- Physical harm
- Psychological harm
- Maternal deprivation
- Removal from natural habitat
- Control of food intake
It is not simply the case of saying we shouldn't be crule as no researcher would set out to be deliberatly harmful to an animal. The BPS even recognises that "some research questions cannot be answered adequately without more invasive studies". The problems lie in what constitutes unnecessary pain and distress. It is however, important to note thta psychologists use animals in a wide range of contexts, not all of which provoke such a strong reaction. Animals can be used in types of psychological therapy and some studies simply involve the observation of animals in their natural environment.
The BPS have issued guidelines to control animal experimentation bases on the legislation of the 'Animals (Scientific Procedures) Act' (1986). In general all researchers should;
Avoid or minimalise stress and suffering for all living animals
Always consider the possibility of other options to animal research
Be as economical as possible in the numbers of animals tested
Howerver, before any animal is tested a Home Office Licence to conduct animal research has to be acquired. The Home Office provides legislation for an moniters;
The conditions under which animals are kept - cage sizes, food, lighting, temperature, care routine, etc. all have to be suitable for the species and its habits
The researchers conducting the study - all involved have to demonstrate they have the necessary skills and experience to work with the particular species they wish to study in order to acquire their personal licences.
The research projects allowed - aplications must be submitted outlining the projects aims and possible benefits as well as the procedures involved (including the number of animals and the degree of stress they might experience). Projects are only aproved if all the specificaltions are met and the levels of distress caused to the animals are justified by the benifits of the research. The conditions of the licence must be strictly adhered to regarding numbers, species and procedures allowed. Research on endangered species is prohibited unless the research has direct benifits for the species itself.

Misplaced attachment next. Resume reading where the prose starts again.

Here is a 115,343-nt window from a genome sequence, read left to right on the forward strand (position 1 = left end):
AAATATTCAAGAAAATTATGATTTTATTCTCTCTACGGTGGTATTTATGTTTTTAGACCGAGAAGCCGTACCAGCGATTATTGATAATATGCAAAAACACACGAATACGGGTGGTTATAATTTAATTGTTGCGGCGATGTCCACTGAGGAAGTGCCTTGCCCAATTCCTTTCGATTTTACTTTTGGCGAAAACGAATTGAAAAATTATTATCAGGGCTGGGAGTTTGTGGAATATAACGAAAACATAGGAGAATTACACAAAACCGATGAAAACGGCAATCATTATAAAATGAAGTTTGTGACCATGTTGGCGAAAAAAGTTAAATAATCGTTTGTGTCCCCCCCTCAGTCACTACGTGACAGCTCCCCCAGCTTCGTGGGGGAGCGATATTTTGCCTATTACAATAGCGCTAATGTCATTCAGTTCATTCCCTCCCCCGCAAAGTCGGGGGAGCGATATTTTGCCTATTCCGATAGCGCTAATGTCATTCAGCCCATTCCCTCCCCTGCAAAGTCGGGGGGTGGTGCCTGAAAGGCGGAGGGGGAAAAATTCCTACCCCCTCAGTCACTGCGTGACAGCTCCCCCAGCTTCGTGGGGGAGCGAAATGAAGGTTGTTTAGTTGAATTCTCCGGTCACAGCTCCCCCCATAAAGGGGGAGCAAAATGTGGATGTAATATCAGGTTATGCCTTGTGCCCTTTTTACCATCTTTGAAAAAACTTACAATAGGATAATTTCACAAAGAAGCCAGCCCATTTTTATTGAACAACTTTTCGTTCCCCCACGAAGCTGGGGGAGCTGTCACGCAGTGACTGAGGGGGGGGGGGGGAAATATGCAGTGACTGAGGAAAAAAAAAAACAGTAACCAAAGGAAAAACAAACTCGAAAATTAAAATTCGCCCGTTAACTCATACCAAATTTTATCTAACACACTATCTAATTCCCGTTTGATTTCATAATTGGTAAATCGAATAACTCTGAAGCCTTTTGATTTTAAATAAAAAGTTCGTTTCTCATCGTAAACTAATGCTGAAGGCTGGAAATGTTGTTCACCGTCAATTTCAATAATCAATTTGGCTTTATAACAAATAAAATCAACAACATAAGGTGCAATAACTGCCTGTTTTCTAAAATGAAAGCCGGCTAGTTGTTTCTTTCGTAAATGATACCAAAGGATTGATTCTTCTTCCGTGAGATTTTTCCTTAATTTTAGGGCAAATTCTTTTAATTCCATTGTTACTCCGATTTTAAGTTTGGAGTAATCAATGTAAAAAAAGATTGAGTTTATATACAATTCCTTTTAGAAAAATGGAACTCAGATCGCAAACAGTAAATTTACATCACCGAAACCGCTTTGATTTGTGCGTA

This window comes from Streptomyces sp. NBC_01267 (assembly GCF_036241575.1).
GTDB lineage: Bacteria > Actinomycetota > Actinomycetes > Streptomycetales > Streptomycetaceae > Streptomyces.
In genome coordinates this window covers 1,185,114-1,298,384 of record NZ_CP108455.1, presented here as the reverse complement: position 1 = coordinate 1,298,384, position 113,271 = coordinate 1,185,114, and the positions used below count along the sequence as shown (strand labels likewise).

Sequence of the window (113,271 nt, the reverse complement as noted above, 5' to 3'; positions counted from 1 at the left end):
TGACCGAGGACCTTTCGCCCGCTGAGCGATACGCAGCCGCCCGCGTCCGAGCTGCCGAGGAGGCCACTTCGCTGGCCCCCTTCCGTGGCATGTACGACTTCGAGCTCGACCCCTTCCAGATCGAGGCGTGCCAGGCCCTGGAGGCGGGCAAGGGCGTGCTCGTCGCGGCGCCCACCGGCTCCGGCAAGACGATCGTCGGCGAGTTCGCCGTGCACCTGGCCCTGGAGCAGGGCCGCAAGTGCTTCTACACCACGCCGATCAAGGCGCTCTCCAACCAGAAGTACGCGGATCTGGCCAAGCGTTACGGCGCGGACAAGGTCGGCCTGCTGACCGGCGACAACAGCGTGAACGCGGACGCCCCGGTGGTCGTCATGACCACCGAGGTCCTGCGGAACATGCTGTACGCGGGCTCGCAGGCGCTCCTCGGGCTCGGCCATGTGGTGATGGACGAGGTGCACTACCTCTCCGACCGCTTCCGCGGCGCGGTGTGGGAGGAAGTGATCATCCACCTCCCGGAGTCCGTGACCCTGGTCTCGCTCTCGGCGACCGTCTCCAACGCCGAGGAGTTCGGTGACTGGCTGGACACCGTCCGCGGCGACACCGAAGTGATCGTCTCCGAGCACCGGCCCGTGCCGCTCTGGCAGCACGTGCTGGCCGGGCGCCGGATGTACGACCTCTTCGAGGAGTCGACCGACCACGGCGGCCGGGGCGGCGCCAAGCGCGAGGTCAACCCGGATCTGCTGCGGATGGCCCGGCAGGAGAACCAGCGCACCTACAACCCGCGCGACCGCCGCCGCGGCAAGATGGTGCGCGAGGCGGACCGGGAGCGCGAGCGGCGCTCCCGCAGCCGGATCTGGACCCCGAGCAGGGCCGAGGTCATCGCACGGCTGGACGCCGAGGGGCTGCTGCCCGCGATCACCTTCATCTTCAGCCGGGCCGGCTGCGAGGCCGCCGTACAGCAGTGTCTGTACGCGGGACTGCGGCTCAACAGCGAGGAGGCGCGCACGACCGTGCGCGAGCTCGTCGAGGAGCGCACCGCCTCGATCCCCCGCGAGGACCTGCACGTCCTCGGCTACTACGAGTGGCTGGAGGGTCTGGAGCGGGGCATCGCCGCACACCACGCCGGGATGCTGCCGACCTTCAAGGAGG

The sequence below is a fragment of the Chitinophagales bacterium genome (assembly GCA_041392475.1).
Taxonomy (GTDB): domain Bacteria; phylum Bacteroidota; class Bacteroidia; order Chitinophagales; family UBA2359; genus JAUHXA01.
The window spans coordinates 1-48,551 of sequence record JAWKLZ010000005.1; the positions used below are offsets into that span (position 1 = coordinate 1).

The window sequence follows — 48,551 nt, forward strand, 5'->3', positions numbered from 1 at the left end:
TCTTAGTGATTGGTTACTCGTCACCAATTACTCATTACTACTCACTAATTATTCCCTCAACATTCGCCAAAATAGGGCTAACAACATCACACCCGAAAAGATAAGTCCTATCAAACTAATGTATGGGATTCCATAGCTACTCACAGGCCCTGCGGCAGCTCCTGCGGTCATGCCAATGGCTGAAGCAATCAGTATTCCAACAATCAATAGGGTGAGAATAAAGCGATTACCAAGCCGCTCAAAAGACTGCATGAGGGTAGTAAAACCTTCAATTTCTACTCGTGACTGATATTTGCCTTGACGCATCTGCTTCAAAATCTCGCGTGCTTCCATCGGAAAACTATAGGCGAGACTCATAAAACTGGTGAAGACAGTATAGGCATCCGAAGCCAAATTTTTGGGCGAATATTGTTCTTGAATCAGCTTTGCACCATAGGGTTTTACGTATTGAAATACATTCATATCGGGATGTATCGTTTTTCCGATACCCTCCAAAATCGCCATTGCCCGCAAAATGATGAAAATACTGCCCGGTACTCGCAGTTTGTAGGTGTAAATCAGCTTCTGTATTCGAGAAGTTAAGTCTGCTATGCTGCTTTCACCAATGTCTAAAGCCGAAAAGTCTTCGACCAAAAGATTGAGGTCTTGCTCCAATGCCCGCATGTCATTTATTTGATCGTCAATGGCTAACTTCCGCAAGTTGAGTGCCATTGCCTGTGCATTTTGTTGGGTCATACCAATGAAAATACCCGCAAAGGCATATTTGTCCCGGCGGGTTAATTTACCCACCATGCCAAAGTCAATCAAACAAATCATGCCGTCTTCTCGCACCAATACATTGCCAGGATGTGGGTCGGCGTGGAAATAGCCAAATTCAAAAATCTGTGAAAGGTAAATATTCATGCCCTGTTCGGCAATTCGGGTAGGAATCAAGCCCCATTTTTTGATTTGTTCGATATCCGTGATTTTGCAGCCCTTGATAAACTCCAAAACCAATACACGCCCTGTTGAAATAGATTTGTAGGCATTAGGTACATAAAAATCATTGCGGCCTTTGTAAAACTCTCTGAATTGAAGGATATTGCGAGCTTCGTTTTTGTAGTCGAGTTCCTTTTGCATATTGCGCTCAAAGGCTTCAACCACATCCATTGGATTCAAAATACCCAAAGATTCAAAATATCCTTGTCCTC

Speciesism; is the idea that being human is a good enough reason to have greater moral rights than non-human animals. It is often considered as the same sort of bigotry as racism or sexism. Supporters of speciesim say that there is a clear difference between humans and other species, and that this difference affects their moral status. They argue that human beings are more self aware, and more able to choose their own course of action than other animals. This, they say, enables them to think and act morally, and so entitels them to a higher moral status.
Another argument in favour of speciesism is that it is biologically natural to treat one's own species favourably. Virtually all non-human animals treat members of their own species better than those of other species. Howerver, this can be known as natural fallacy - just because something is natural does not make it right.
People who oppose specieism say that giving human beings greater rights than non-human animals is as arbitary (and moraly wrong) as giving white people greater rights than non-white. Howerver, others would argue that the struggle for racial and sexual equality has a moral and social importance that animal right can never have.
If we accept that animals have rights then when an experiment violates those rights then it is wrong, because it is wrong to violate rights. The possible benifits to humanity of performing the